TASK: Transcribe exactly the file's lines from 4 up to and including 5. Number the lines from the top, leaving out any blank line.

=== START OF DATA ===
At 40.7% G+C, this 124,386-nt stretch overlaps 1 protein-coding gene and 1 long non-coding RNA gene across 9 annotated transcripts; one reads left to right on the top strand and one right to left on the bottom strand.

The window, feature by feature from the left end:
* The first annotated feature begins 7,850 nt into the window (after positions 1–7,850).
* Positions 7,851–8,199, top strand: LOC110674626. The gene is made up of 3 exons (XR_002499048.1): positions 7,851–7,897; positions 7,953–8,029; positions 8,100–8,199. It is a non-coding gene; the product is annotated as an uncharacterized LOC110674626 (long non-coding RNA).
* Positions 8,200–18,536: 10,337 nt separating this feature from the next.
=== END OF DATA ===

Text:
* Positions 7,851–8,199, top strand: LOC110674626. The gene is made up of 3 exons (XR_002499048.1): positions 7,851–7,897; positions 7,953–8,029; positions 8,100–8,199. It is a non-coding gene; the product is annotated as an uncharacterized LOC110674626 (long non-coding RNA).
* Positions 8,200–18,536: 10,337 nt separating this feature from the next.